Handling Hardship: Data on Economic Insecurity Among Amazon Warehouse Workers

Portside Date:
Author: Sanjay Pinto, Beth Gutelius
Date of source:
Center for Urban Economic Development - University of Illinois, Chicago

For Immediate Release

Press Contact: cued@uic.edu

(Chicago, IL) – Today, the Center for Urban Economic Development (CUED) at the University of Illinois Chicago (UIC) released a new report detailing the results of a survey of 1,484 Amazon workers across 451 facilities in 42 states—the largest nationwide study of Amazon workers to date. The report shows that roughly half of Amazon’s frontline warehouse workers are struggling with food and housing insecurity and being able to pay their bills, with one-third relying on different kinds of public assistance programs.

“This research indicates just how far the goalposts have shifted. It used to be the case that big, leading firms in the economy provided a path to the middle class and relative economic security,” said Dr. Sanjay Pinto, senior fellow at CUED and co-author of the report. “Our data indicate that roughly half of Amazon’s frontline warehouse workers are struggling with food and housing insecurity and being able to pay their bills. That’s not what economic security looks like.”

“The findings we report are the first we know of to show an association between the company’s health and safety issues and experiences of economic insecurity among its workforce,” said Dr. Beth Gutelius, research director at CUED and co-author of the report. “Workers having to take unpaid time off due to pain or exhaustion are far more likely to experience food and housing insecurity, and difficulty paying their bills.”

Key findings include:

Today’s report reflects findings of the second part of this worker survey; the first part of the survey and its findings were released in a report last fall, which found:

“The hourly pay at Amazon is not enough for the backbreaking work ... For the hard work we do and the money Amazon makes, every associate should make a livable wage,” said Linda Howard, who has worked at Amazon for 6 years in the ATL6 facility outside of Atlanta.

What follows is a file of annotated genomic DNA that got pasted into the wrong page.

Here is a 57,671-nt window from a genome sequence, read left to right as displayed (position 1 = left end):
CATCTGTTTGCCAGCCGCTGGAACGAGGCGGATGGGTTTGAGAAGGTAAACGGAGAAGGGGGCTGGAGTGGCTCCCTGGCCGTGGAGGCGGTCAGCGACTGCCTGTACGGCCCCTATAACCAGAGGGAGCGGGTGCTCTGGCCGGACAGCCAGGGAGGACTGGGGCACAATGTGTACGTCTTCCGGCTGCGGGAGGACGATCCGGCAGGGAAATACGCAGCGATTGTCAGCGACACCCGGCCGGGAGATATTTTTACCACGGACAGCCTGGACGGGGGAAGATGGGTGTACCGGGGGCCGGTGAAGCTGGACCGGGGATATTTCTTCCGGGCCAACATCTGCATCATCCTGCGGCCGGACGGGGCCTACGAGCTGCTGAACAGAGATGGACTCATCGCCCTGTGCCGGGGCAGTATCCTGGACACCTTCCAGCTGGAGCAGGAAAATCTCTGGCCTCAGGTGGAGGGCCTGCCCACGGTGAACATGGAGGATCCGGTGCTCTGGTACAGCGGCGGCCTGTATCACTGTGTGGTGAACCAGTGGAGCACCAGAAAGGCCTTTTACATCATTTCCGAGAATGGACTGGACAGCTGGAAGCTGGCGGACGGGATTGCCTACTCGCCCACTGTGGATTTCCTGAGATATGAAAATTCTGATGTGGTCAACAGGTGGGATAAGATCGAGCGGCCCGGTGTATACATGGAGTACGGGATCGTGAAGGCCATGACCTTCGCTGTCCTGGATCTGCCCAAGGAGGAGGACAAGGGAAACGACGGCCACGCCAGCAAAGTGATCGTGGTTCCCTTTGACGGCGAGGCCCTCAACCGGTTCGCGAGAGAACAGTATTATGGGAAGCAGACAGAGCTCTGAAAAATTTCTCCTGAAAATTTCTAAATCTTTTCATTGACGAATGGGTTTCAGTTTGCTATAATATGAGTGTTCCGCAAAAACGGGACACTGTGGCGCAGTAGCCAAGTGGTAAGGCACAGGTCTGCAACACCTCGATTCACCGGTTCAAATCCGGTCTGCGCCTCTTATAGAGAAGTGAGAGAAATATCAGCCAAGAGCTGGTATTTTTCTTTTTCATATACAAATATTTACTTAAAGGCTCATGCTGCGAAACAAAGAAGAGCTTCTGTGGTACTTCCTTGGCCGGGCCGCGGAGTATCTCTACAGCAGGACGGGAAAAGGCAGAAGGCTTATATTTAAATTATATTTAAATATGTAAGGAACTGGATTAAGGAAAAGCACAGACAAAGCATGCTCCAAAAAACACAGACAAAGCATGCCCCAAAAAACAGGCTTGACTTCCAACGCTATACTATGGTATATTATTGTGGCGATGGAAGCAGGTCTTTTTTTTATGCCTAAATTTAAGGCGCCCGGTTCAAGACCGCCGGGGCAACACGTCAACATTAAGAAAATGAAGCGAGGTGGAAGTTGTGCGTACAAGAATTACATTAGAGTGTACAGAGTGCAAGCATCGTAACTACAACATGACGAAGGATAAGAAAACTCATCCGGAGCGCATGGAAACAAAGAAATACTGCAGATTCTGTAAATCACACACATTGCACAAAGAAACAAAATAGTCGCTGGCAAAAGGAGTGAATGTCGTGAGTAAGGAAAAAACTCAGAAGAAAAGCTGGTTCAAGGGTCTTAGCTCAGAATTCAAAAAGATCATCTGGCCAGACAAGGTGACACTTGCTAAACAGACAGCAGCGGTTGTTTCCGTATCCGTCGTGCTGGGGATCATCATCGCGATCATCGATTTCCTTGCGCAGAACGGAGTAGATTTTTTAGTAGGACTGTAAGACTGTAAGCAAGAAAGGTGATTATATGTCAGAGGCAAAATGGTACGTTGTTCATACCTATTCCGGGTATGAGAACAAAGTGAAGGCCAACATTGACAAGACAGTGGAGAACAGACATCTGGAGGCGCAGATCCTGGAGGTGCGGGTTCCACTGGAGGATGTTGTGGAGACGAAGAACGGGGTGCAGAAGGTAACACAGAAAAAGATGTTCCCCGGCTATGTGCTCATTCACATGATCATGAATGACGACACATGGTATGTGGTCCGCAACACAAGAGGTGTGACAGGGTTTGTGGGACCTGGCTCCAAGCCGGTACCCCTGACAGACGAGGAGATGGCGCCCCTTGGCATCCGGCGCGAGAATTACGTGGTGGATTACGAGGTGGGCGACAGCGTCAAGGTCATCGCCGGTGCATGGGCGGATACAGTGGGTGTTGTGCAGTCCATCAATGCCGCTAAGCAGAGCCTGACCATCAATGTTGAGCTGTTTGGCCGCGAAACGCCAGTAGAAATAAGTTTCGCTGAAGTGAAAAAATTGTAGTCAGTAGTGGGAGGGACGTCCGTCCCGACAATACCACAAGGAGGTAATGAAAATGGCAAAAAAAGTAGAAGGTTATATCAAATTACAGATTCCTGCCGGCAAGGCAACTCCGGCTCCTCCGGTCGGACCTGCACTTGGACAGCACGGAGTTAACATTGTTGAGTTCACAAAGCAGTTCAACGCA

“Many Amazon associates cannot pay their bills, they can’t afford proper housing — some of my coworkers have been forced out of their homes. We are stuck in a nightmare: Living in an economy that puts no cap on worker exploitation, while our wages can’t keep up with the increase in our cost of living. This cycle has to stop.”

While the researchers’ previous report highlighted the relationship between invasive surveillance and high injury rates at Amazon warehouse, this report connects Amazon’s worker injury crisis to the economic precarity they face. The report concludes: “The higher levels of economic insecurity reported by workers having to take unpaid time off from work due to pain or exhaustion also point to a worrying relationship between financial strain and the injury toll documented in our previous report.”

“The economic impact of taking unpaid time off is a hidden cost of working for Amazon that, until now, has not been accounted for fully in discussions about compensation at the company. As the previous report suggested, the magnitude of the health toll reported by Amazon warehouse workers should raise concerns both about take-home pay in the immediate term and potential long-term effects on well-being, medical costs, and future employment.”

Download the full report.

Dr. Sanjay Pinto, is a senior fellow at CUED and co-author of the report. Dr. Beth Gutelius, is research director at CUED and co-author of the report.

Since 1978, the Center for Urban Economic Development (CUED) has conducted research on a broad range of issues shaping the trajectories of local and regional economies. CUED's mission is to improve development outcomes and expand economic opportunity, and we strive to achieve our mission in three principal ways. First, CUED conducts original research on employment, economic restructuring, community development, and public policy. Second, CUED works in partnership with community-based organizations, labor unions, advocacy coalitions, state and local governments, and policy think tanks to devise development strategies. Such strategies require research on job access, job quality, business
strategies and outcomes, the role of public policy, and the impacts of development on neighborhoods. Third, through specially constructed models of technical assistance to project partners, CUED enters into long-term relationships with organizations to conduct strategic research, to evaluate community and workforce development programs and strategies, and to translate lessons from practice into public policy.

CUED is a unit of the College of Urban Planning and Public Affairs at the University of Illinois at Chicago.

Source URL: https://portside.org/2024-05-19/handling-hardship-data-economic-insecurity-among-amazon-warehouse-workers